03:55 DS: Yeah, I would... One thing we're trying to do with training is to group it as much as possible. So when we hire, we try to hire three people at the same time and train 'em all at the same time so that they'll get that. And then we've also started screencasting and recording all of our training sessions. So later we could have someone else do the training and they can refer back to that as a reference or eventually dial it in to the point where it's all recorded, be like, "Oh, welcome aboard, here's your training package. Let us know when you've worked through all that and then we'll have a call, right?"

04:29 AW: That's awesome, that's great efficiency. I need to do a better job of that. I hope I'm able to hire two salespeople at once so I can duplicate the output of that training. I've been trying to, even after this call, to record this today, I have a sales call and I've been recording those as of late just so when we do hire, I can say, "Here's a dozen sales calls in the last month. Now you can listen to all these and pick things out, start to think about your pitch and your story and what kinda questions are asked and things like that. So."

05:04 DS: Do you give your prospects a heads-up that you'll be recording the call for training and quality assurance purposes?

05:13 AW: I usually don't say that. Sometimes I'll just tell them it's for their purpose, right and then I'll send the link to the recording along with the materials I shared.

05:20 DS: That's good to do, yeah.

05:21 AW:  I've found in doing that, why not give them every piece of that? That way if they have to share up or down, they have that available. Sometimes people even ask for it but yeah, I don't always let 'em know the wire is tapped either, so I probably should do that. [laughter]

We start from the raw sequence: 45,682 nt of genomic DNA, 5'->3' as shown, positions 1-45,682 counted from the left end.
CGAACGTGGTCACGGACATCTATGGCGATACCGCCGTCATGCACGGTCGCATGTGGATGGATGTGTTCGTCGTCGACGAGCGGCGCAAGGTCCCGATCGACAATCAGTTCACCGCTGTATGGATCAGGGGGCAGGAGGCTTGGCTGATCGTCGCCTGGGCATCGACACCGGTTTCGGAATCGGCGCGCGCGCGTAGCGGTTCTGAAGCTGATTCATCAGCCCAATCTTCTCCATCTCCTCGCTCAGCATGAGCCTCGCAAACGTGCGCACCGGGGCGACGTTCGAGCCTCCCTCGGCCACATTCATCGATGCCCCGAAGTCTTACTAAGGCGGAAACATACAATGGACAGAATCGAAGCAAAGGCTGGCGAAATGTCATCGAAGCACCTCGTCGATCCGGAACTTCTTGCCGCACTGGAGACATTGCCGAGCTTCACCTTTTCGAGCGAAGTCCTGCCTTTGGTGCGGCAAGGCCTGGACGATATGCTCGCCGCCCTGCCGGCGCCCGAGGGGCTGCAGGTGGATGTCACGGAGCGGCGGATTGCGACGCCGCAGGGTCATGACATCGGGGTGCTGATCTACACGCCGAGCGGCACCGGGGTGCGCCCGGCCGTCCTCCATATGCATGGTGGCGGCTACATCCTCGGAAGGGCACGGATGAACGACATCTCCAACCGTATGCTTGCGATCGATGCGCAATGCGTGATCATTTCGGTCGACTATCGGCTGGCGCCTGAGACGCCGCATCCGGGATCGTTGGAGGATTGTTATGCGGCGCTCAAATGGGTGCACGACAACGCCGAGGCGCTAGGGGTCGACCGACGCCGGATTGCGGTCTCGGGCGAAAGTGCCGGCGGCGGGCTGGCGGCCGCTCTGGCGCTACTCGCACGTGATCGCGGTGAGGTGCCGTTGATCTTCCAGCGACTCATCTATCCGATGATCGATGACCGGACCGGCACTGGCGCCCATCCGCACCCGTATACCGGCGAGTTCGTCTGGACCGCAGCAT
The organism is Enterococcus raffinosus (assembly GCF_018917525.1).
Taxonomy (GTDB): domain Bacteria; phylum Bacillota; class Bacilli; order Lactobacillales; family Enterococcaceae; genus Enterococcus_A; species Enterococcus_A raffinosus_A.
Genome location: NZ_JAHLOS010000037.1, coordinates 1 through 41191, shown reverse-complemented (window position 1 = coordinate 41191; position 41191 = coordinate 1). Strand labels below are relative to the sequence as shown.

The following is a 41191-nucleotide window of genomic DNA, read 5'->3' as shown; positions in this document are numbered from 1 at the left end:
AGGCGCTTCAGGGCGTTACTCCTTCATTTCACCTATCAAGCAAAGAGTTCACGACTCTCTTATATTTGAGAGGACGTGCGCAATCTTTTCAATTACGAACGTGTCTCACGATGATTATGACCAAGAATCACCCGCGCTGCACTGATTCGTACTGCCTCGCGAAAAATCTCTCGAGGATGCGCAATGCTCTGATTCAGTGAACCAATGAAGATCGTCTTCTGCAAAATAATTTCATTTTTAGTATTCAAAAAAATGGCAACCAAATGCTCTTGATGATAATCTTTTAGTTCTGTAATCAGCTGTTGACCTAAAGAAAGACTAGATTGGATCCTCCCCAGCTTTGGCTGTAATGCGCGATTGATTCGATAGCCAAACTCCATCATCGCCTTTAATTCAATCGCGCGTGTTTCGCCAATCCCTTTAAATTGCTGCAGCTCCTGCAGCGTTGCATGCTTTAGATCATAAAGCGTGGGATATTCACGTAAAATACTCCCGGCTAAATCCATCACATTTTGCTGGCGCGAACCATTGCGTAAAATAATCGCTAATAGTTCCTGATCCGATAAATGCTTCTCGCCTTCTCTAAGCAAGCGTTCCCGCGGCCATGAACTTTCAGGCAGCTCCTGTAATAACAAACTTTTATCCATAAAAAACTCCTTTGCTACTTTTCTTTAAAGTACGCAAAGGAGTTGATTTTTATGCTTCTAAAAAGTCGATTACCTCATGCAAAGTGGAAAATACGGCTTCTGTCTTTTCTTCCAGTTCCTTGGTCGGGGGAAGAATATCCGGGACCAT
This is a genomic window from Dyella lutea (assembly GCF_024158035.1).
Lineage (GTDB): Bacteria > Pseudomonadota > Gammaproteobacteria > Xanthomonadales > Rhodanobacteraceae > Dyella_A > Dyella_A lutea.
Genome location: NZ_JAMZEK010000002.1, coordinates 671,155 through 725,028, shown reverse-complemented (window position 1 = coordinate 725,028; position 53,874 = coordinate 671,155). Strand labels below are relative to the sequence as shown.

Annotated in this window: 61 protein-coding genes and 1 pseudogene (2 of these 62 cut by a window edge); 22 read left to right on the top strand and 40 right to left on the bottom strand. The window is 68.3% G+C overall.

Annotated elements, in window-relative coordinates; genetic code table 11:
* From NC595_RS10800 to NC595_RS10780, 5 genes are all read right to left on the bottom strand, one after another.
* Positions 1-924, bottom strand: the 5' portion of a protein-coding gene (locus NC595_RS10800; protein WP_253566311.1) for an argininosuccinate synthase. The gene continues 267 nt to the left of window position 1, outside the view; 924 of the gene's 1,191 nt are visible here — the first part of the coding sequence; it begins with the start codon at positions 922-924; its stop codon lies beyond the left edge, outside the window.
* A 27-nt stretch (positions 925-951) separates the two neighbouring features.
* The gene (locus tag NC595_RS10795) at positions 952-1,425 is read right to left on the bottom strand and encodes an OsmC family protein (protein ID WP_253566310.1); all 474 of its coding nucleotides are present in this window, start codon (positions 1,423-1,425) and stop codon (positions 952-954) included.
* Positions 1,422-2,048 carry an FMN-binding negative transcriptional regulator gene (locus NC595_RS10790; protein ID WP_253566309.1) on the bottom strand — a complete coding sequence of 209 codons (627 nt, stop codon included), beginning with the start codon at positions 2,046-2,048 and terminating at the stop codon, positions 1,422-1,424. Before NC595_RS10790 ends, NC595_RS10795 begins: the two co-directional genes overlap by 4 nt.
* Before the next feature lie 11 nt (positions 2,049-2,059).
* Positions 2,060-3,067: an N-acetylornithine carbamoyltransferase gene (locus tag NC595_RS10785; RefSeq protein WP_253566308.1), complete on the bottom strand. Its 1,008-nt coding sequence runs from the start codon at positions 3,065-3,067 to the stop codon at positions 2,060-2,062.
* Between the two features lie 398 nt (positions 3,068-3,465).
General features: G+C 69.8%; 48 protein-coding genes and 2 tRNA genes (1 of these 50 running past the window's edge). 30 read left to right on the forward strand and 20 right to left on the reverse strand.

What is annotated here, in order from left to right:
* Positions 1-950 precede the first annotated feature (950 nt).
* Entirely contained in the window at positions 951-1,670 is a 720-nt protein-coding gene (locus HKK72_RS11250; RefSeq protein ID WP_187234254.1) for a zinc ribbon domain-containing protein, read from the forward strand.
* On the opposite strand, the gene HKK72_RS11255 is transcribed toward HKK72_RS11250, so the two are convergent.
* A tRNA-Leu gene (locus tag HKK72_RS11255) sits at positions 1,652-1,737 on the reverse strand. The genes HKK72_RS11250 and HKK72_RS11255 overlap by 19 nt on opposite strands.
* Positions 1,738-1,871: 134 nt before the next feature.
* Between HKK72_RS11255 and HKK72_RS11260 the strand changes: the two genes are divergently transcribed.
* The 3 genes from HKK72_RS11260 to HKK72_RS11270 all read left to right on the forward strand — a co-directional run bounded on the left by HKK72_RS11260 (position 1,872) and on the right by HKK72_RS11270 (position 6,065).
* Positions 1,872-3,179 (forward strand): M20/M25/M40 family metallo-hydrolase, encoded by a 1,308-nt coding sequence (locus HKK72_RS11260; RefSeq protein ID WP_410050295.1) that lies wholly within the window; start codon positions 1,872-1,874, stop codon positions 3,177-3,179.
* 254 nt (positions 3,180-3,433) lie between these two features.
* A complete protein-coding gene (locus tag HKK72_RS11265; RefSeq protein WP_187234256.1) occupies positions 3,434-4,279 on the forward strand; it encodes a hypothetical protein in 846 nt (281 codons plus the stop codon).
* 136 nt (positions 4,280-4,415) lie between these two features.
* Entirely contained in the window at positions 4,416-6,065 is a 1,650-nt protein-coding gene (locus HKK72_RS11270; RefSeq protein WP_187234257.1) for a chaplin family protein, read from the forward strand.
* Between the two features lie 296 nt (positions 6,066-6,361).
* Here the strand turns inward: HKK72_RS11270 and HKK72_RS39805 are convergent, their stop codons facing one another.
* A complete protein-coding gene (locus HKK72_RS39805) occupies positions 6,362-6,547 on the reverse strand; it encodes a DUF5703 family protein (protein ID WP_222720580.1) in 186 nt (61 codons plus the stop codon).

05:38 DS: Oh, yeah, you should. You're breaking some FTC laws, I think, if you don't.

05:43 AW: Totally. They're coming for me. I'm sure I'm already on their list.

05:48 DS: Yeah, ding-dong. [laughter] Right in the middle of the podcast, all right.

05:53 AW: Other than that, we just wrapped up... Monday, Tuesday, Wednesday, we had our exec team summit. So for us, that it basically ends up being six, seven of us that kind of lead different areas in the company. We try to have at least three or four face-to-face that we just call our exec summit. We pretty much map out the three days solid to get face time, both where things are at hiring financials, what's next, planning, ideation, try to fit all that in, spend some time together, have dinners together.

We actually did it here in Minneapolis this time with having five of our exec team are now in Minneapolis out of the seven. So that made it a lot easier and then those of us that are here in the Twin Cities, we stayed at a hotel Monday night and Tuesday night just so we could spend more time together and not be commuting back and forth and everything else.

06:53 DS: Right, yeah. Sounds great, that's really helpful. I feel a little bit on my own from an exec perspective. It's mostly me as the primary exec. I certainly have some key team members that I lean on for a lot of those decisions and collaboration and discussing things but in the end, I'm the only, I'm the sole director of things really. So it's nice to have that team around you that you can work with in that capacity.

07:25 AW: Yeah, I adopted the philosophy at my last agency when we grew that and I was basically in the COO role but I really saw that our company was run best at that level and I kinda wanna as we grow, I wanna duplicate that at GatherUp where I can be spending most of my time working on the business instead of in the business so being able to be visionary and recruit and evangelize and do those kind of things and all of those things are things I'm self-aware that that's what I'm really good at and then have the right people handling finances and UI, UX and customer success and sales and things like that. Where I really look at that group runs the company, it's me to navigate vision, motivate all of those kind of things so.